This is good, but I meant writers who are kids.
Oh! Good question. I think the issue with kids is they’re always told to WRITE A LOT and just keep writing, but I think that’s silly. I’d much rather them write one thing over and over until it’s perfect. What I tell kids is, when you finish a story, read it to your friends, read it to your parents, read it to your dog. And get suggestions, feedback, emotional reaction, and keep rewriting it. That’s the only way to get better. No one gets better by writing endless first drafts.
Interesting. So you read your work aloud?
I feel like I do, but I don’t. I definitely hear it in voices.
Did your mother read it before it came out? Who were your readers?
Oh I gave it to a bunch of kids I tutor, ranging from 11-17, and I just had them read it and let them ask me questions. It’s a funny thing in that sometimes adults ask me questions about certain plot points–i.e. “I don’t get how that happened…?” Kids never ask these questions. They tend to fill in. There was this interesting point, where during editing, I kept inserting the word ‘magically’ to clarify certain spell moments, and my editor was like, I’m not putting these changes in. The kids will get it. If the adults don’t get that it’s magic, then they shouldn’t be reading your book. Which was a good lesson. So yeah, having kids read it was a big thing for me–because it made me realize my audience wasn’t critics or librarians, etc. It really was going to be the kids first, and that was the #1 audience to serve.
Ha! That’s great. So will you do the same with book #2? How’s that going?
Sigh. It would be going better if the deadlines weren’t so unreasonable. It just puts enormous time pressure on something that needs more time. We’ll see how that ultimately plays out.
When is it due?
In October. But it’s very different than the first. It’s just a wildly different tone, feeling, everything.
More fun for the writer to take on a different challenge, I’d think. How would you describe that tone?
At its core, it’s a novel about paranoia, distrust, and unreliable narrators.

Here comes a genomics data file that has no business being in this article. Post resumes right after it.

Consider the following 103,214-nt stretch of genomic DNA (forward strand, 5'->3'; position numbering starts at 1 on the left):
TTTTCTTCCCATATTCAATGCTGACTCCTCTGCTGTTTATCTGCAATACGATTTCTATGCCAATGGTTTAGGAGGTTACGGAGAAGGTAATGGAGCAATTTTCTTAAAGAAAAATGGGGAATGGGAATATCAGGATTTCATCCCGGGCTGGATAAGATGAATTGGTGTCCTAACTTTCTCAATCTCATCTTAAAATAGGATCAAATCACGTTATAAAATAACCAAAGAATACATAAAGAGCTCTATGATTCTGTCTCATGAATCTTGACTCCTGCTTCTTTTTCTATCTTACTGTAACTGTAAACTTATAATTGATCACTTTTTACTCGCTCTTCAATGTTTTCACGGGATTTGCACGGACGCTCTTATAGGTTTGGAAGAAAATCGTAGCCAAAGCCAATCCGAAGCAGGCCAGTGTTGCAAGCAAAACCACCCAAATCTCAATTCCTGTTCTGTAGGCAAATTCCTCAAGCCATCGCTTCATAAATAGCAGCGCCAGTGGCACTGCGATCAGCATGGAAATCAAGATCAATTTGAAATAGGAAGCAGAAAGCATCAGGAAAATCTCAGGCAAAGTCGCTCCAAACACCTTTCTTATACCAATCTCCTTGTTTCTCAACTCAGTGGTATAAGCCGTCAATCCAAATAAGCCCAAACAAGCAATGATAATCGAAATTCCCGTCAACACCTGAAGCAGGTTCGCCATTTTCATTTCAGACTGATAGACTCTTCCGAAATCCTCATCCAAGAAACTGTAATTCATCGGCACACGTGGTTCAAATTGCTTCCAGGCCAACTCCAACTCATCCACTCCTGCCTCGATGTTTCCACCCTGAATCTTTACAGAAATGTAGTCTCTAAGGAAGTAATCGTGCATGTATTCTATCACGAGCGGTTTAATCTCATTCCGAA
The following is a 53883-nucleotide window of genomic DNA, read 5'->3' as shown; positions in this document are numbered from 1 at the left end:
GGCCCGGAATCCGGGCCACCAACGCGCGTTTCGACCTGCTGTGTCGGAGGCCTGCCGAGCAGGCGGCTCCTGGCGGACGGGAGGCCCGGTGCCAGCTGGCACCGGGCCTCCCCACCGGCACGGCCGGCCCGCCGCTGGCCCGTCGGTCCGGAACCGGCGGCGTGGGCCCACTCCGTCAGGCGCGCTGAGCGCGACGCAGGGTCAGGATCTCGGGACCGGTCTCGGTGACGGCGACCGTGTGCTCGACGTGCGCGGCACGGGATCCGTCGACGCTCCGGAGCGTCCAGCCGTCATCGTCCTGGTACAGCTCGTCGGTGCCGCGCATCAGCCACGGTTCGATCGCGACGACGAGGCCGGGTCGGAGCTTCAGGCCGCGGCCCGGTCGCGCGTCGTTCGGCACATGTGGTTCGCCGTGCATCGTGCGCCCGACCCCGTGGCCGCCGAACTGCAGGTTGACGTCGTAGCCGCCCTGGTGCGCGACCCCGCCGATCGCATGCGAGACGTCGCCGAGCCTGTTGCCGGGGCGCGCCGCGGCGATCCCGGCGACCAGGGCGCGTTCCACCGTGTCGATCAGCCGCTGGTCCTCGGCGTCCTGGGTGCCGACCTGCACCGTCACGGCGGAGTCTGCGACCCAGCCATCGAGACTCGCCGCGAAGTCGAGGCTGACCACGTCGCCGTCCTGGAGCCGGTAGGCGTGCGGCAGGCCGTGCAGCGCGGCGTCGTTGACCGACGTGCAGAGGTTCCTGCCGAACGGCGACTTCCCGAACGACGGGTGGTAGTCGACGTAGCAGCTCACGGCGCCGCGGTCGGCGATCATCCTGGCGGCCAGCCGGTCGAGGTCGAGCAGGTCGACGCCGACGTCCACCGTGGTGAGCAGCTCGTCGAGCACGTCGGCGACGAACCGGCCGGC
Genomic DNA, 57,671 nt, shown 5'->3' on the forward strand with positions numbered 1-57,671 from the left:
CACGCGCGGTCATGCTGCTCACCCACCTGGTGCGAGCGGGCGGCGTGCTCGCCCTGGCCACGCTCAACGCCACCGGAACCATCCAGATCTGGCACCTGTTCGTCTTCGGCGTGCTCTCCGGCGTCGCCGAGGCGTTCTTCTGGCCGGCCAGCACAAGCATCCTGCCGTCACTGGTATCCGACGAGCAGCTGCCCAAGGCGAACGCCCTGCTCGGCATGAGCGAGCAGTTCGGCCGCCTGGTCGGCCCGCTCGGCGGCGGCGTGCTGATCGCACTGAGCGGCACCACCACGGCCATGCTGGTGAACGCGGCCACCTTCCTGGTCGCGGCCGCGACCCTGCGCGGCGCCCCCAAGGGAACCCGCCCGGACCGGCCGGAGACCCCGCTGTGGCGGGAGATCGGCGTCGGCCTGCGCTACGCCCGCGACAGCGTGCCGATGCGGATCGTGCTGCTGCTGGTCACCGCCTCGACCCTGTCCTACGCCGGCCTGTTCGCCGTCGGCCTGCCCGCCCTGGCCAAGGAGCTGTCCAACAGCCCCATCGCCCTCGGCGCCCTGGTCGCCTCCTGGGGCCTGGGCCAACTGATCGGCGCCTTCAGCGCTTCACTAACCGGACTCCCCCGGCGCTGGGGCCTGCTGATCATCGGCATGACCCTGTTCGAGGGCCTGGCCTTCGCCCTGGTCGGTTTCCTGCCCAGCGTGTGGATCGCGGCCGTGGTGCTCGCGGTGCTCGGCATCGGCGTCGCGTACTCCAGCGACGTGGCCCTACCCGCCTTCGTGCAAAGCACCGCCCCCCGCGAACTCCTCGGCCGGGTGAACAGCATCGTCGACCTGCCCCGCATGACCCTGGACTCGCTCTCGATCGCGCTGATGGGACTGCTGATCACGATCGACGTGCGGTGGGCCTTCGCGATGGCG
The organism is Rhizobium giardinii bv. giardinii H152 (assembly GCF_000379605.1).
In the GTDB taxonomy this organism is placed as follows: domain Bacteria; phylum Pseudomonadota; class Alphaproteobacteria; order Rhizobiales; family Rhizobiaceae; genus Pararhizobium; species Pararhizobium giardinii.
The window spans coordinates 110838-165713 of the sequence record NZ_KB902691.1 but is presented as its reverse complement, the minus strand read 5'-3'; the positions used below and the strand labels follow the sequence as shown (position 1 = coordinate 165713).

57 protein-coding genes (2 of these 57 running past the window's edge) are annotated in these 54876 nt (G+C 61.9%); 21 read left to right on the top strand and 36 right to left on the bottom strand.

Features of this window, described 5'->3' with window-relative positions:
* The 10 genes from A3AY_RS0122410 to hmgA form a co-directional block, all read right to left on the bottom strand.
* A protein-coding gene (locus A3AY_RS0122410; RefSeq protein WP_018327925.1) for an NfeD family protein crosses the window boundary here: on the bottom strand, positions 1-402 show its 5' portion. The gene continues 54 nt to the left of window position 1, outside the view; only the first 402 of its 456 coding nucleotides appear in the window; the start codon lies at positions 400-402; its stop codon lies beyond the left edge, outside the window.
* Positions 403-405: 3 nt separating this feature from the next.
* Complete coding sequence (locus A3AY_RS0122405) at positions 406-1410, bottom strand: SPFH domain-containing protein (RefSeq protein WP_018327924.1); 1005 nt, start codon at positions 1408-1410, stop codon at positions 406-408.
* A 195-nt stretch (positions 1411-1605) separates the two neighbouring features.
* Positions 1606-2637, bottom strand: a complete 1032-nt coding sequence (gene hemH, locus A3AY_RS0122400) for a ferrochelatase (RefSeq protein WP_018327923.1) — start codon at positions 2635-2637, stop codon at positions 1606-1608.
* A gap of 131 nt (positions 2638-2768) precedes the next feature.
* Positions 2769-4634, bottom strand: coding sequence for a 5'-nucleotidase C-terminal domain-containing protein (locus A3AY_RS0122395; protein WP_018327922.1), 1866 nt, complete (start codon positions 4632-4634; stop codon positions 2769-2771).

Ooh. All favorites of mine.
In the past we’ve seen the idea that we trust protagonists because they’re indeed protagonists. But in the sequel, titled A World Without Princes, the ground really shifts all the time—the readers have no clue who’s Good or Evil anymore. It’s hard sometimes to take characters I like and make them make terrible decisions. But that’s what Book 2′s about. It’s about the reality of fairy tales versus the surface we’re used to. We’ll see how the kids take it. It’s different. But there’s still plenty of nonsense. Here I’ll give you a snippet that no one else has seen.
There was even talk of a permanent “one-woman show” for Sophie once she was out of danger.
“‘La Reine Sophie, an epic three-hour musical celebration of my achievements,’” Sophie raptured, smelling the sympathy bouquets that filled the aisle. “A bit of cabaret to stir the blood, a circus intermezzo with wild lions and trapeze, and a rousing rendition of ‘I Am But a Simple Woman’ to close. Oh, Agatha, how I’ve longed to be a chanteuse of the people, a diva of the masses, spreading a gospel of Goodness and light!” Suddenly she looked worried. “You don’t think they’ll stop trying to kill me, do you? This is the best thing that’s ever happened!”
This passage is perhaps the most incidental to the plot in the entire book, but it’s just proof that the book isn’t unrecognizable. Sophie’s still ludicrous.